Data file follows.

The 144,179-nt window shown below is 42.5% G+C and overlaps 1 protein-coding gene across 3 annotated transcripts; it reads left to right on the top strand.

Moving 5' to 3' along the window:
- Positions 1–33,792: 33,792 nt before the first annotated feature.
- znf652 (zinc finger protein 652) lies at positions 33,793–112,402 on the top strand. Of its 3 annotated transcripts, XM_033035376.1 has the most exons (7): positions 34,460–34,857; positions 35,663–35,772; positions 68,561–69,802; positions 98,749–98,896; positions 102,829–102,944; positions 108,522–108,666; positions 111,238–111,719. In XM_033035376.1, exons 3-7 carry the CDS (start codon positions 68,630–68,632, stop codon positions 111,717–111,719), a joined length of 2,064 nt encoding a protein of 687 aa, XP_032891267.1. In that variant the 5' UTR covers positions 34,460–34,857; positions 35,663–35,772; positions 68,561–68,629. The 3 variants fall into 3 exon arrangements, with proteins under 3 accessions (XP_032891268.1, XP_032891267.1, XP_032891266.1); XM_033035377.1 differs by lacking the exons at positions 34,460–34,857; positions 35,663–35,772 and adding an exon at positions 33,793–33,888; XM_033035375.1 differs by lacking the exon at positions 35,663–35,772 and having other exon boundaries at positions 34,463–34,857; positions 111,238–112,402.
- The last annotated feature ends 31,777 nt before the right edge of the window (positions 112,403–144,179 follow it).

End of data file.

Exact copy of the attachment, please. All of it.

The 144,179-nt window shown below is 42.5% G+C and overlaps 1 protein-coding gene across 3 annotated transcripts; it reads left to right on the top strand.

Moving 5' to 3' along the window:
- Positions 1–33,792: 33,792 nt before the first annotated feature.
- znf652 (zinc finger protein 652) lies at positions 33,793–112,402 on the top strand. Of its 3 annotated transcripts, XM_033035376.1 has the most exons (7): positions 34,460–34,857; positions 35,663–35,772; positions 68,561–69,802; positions 98,749–98,896; positions 102,829–102,944; positions 108,522–108,666; positions 111,238–111,719. In XM_033035376.1, exons 3-7 carry the CDS (start codon positions 68,630–68,632, stop codon positions 111,717–111,719), a joined length of 2,064 nt encoding a protein of 687 aa, XP_032891267.1. In that variant the 5' UTR covers positions 34,460–34,857; positions 35,663–35,772; positions 68,561–68,629. The 3 variants fall into 3 exon arrangements, with proteins under 3 accessions (XP_032891268.1, XP_032891267.1, XP_032891266.1); XM_033035377.1 differs by lacking the exons at positions 34,460–34,857; positions 35,663–35,772 and adding an exon at positions 33,793–33,888; XM_033035375.1 differs by lacking the exon at positions 35,663–35,772 and having other exon boundaries at positions 34,463–34,857; positions 111,238–112,402.
- The last annotated feature ends 31,777 nt before the right edge of the window (positions 112,403–144,179 follow it).